Tuesday, June 20, 2017

Parody vs. Satire

Don Quijote statua and Torre del Oro in background. Sevilla. Spain. Photo. Britannica ImageQuest, Encyclopædia Britannica, 25 May 2016.
quest.eb.com/search/164_3215895/1/164_3215895/cite. Accessed 2 Jun 2017.
It seems to be a rule of thumb that for every popular book/television show/film, there will exist a parody: The Life- Changing Magic of Tidying Up begat The Life-Changing Magic of Not Giving a F*ck; Game of Thrones begat Game of Groans; Fifty Shades of Grey begat Fifty Shames of Earl Grey, etc. Some you might have heard of, some not so much - parody is an ephemeral medium. Now that Downton Abbey is off the air, is there really going to be a lot of demand for Agent Gates and the Secret Adventures of Devonton Abbey? Probably not. But it just shows the impact these items had on pop culture that someone got paid to create a parody of them.  

There's also a market for children's books reworked for adult eyes, like Go the F*ck to Sleep and Goodnight iPad (sometimes challenging for our shelvers, as they appear to be actual children's books at first glance). Some publishers, like Quirk Books and Harvard Lampoon, regularly skewer classics and bestsellers - The Meowmorphosis and Android Karenina in the first case, The Hunger Pains and Bored of the Rings in the second. Some filmmakers, like Mel Brooks and Monty Python, have made a career of parody.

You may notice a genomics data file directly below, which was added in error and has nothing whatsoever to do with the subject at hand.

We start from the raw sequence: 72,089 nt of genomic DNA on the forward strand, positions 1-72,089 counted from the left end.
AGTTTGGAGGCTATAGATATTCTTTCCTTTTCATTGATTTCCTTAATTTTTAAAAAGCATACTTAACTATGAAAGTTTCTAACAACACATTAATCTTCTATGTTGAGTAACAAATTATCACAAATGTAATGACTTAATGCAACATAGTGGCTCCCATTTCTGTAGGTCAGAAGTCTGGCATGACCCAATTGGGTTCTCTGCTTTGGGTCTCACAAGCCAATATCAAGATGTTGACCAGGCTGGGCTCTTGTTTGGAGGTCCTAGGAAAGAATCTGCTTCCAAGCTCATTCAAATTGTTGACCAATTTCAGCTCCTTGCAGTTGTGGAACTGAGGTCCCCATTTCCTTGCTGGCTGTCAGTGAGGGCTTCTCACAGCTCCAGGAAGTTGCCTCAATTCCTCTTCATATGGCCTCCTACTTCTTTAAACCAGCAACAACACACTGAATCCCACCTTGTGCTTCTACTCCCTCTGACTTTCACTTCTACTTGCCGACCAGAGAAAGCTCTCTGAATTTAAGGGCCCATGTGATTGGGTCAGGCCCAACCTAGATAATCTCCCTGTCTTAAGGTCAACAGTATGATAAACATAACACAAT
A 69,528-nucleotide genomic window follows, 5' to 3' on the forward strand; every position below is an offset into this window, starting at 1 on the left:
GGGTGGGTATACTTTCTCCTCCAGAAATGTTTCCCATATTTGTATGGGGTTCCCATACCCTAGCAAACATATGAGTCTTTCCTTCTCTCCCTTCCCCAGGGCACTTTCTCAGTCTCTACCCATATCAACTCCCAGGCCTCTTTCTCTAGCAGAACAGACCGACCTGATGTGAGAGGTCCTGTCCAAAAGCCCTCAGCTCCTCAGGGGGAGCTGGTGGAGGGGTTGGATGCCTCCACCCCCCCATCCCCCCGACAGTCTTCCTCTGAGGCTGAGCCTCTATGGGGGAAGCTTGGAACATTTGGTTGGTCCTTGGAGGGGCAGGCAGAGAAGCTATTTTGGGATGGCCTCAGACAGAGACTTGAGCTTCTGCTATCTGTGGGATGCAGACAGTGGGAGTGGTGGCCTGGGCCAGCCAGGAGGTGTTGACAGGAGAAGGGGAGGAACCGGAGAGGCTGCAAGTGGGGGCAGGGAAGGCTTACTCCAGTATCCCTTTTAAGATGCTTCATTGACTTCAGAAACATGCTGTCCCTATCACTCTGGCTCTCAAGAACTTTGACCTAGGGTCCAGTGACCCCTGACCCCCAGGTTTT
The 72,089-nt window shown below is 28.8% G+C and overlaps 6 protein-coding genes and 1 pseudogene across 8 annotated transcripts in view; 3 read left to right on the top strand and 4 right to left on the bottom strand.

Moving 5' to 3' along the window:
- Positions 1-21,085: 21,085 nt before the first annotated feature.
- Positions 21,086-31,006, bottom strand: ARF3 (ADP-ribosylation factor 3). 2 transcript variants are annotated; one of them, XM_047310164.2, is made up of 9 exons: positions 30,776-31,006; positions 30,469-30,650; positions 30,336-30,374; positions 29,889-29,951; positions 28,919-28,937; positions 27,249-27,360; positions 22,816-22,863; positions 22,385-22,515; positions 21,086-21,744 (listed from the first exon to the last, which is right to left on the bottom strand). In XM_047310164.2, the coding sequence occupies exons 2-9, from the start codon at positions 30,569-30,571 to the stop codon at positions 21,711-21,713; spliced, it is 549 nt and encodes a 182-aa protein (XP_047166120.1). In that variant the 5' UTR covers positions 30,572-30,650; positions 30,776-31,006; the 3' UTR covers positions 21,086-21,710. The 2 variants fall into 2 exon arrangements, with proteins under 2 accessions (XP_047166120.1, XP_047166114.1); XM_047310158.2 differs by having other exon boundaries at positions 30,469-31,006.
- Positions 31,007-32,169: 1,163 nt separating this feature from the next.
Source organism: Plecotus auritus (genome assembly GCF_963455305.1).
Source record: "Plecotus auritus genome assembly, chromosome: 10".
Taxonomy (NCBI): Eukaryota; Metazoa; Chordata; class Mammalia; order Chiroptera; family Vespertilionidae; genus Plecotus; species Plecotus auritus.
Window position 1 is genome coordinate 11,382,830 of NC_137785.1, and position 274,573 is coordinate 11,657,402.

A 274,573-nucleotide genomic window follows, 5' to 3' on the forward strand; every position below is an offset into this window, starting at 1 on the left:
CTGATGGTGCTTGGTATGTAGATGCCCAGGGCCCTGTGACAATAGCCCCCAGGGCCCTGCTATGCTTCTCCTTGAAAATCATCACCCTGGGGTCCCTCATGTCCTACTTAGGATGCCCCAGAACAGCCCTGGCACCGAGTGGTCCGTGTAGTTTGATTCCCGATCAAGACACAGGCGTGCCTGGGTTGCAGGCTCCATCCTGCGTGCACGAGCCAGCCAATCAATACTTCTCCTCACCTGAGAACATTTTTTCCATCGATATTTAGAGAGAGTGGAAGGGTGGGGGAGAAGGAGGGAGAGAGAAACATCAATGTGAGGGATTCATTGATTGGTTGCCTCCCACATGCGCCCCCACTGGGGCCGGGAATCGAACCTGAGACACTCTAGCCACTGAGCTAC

Satire is related to parody, with a slight but important difference. Cliffs Notes has this to say about satire: "...[it] is intended to do more than just entertain; it tries to improve humanity and its institutions. A satire is a literary work that tries to arouse the reader's disapproval of an object — a vice, an abuse, a faulty belief — by holding it up to ridicule." Or, to quote Publishers Weekly, "You can aim it at governments, you can aim it at institutions. You can aim it at bureaucracies, businesses, special interests, religions and of course at individuals. Any place where hypocrisy and vice lurk – and where don’t they lurk?" A very famous and biting early satire is Jonathan Swift's A Modest Proposal.

Satire or parody - which would you rather read? Have you read any you'd particularly recommend? Let us know in the comments! Or, check out some parodies and satires from the library catalog:


Confessions of a Teen Sleuth: A Parody by Chelsea Cain

The Autobiography of James T. Kirk: The Story of Starfleet's Greatest Captain by James T. Kirk

You & Me by Padgett Powell

Redshirts by John Scalzi 

Dark Lord of Derkholm by Diana Wynne Jones (J) [eBook]

An Apology For the Life of Mrs. Shamela Andrews by Henry Fielding

Want more? Try a subject search of  "Parodies, imitations."

Don Quixote by Miguel de Cervantes

Animal Farm by George Orwell

The Master and the Margarita by  Mikhail Bulgakov

Look Who's Back by Timur Vernes

Slaughterhouse-Five, or, The Children's Crusade: A Duty-Dance with Death by Kurt Vonnegut

The Screwtape Letters by C.S. Lewis

Make Room! Make Room! by Harry Harrison [eBook; basis for Soylent Green]

The Gone-Away World by Nick Harkaway 

Going Postal by Terry Pratchett

The Trial by Franz Kafka 

Brave New World by Aldous Huxley

Catch-22 by Joseph Heller

American Psycho by Bret Easton Ellis
 For more, try a subject search of "Satire."

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